Next of Kin feels untethered from the Paranormal Activity franchise, an unscary film that resists both its found footage formula and any narrative cogency.
Paranormal Activity: Next of Kin marks the seventh film in the long-running horror series, a remarkable achievement considering the 2007 original cost a whopping $10,000 and was picked up by Paramount Pictures for a straight-to-DVD release until wiser heads prevailed. 14 years and hundreds of millions of dollars in profit later, we now have the latest chapter, unceremoniously dumped onto the Paramount+ streaming service just in time for Halloween, when horror audiences are at their most undiscerning. In truth, the Paranormal Activity series ran out of gas long ago, its mythology and backstory becoming so convoluted that it would take a five bulletin boards and 300-feet of red string to make heads or tails of what was going on plot-wise at any given moment. The original worked so brilliantly because of its simplicity: a single camera mounted in the corner of a room, capturing the sinister happenings in a young couple’s potentially haunted house. Of course, in 2007, the found-footage boom had yet to reach the point of oversaturation, and talented filmmakers like Tod Williams, Henry Joost, and Ariel Schulman had some fun in the early sequels, the high-point being part three’s brilliant move of strapping a camera to an oscillating fan base and letting the tension organically develop between each creeping sweep of the room.
Next of Kin has no tolerance for these lo-fi delights, with director William Eubank trotting out such modern-day technologies as GoPros and Drones, all of which admittedly serve to make the film look slicker than past entries, but with the director failing to utilize them in any sort of creative ways that might actually, you know, produces scares. Next of Kin is technically a found footage film, but the inclusion of a non-diegetic score and the use of stingers for jump scares makes little to no sense, as if everyone involved was embarrassed to adhere to the formula established so long ago. The reality is that it’s been a good while since audiences have even had a found-footage flick that actually proved novel; what’s presented here is sub-A24 tomfoolery that looks like every scary movie made in the past six years, what with its cloistered setting that hearkens back to some long-lost era, right down to its over-reliance on candlelight and kerosene. This is especially jarring coming from Eubank, a talented filmmaker who made the strikingly beautiful and haunting Underwater just a few years ago. But that’s not to say that Next of Kin is necessarily ugly — it’s simply hackneyed to the point of parody.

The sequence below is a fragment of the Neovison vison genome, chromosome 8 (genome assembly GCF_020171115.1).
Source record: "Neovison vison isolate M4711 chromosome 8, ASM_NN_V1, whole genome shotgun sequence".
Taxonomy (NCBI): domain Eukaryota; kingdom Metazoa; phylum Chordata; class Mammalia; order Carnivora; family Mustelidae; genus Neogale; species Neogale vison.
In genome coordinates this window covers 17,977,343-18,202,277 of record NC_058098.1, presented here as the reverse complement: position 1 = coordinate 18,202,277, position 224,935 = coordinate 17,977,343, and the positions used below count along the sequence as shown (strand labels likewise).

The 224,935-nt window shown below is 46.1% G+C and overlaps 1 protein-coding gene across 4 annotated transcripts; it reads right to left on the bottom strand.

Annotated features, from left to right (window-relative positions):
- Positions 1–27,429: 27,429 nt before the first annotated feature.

That this is even labeled a Paranormal Activity film seems like a cheap stab at brand recognition, as nothing that occurs within the film is at all related to previous chapters, either narratively or aesthetically. Here, a twenty-something named Margot (Emily Bader) discovers that the birth mother who abandoned her was actually Amish, and so she travels with her boyfriend/DP Chris (Roland Buck III) and sound guy Dale (Dan Lippert) to a desolate farm in the middle of nowhere to discover the truth about her family roots, where all sorts of crazy shit starts to go down once nighttime hits. That this film includes spelunking and a horrific Gollum-looking creature casts it as more reminiscent of The Descent than a Paranormal Activity film, and the reductive nature with which the Amish culture is presented is insulting at best, offensive at worst. Even more astounding is that this script comes courtesy of Christopher Landon, he of the clever (and even surprisingly heartfelt) Happy Death Day films, even if he worked past films in the series. But the biggest problem with Next of Kin is that there is not a single moment of tension to be found, no legitimate scares crafted or feelings of unease engendered. Things perks up for a brief moment when, near film’s end, Eubank engages in an orgy of carnage that calls to mind the fractured footage of hell from Event Horizon, but by then it is far too little and far too late. Bader makes for a genuinely appealing lead, so little blame rests with her, and Eubank has proven his chops elsewhere, who only underscores how much more he’s capable of than this sludge. That the film ends with the door wide open for a sequel proves especially disheartening, as enough people will certainly catch this film on streaming to ensure another entry. Given that eventuality, all we’re left to hope is that it winds up better than Next of Kin.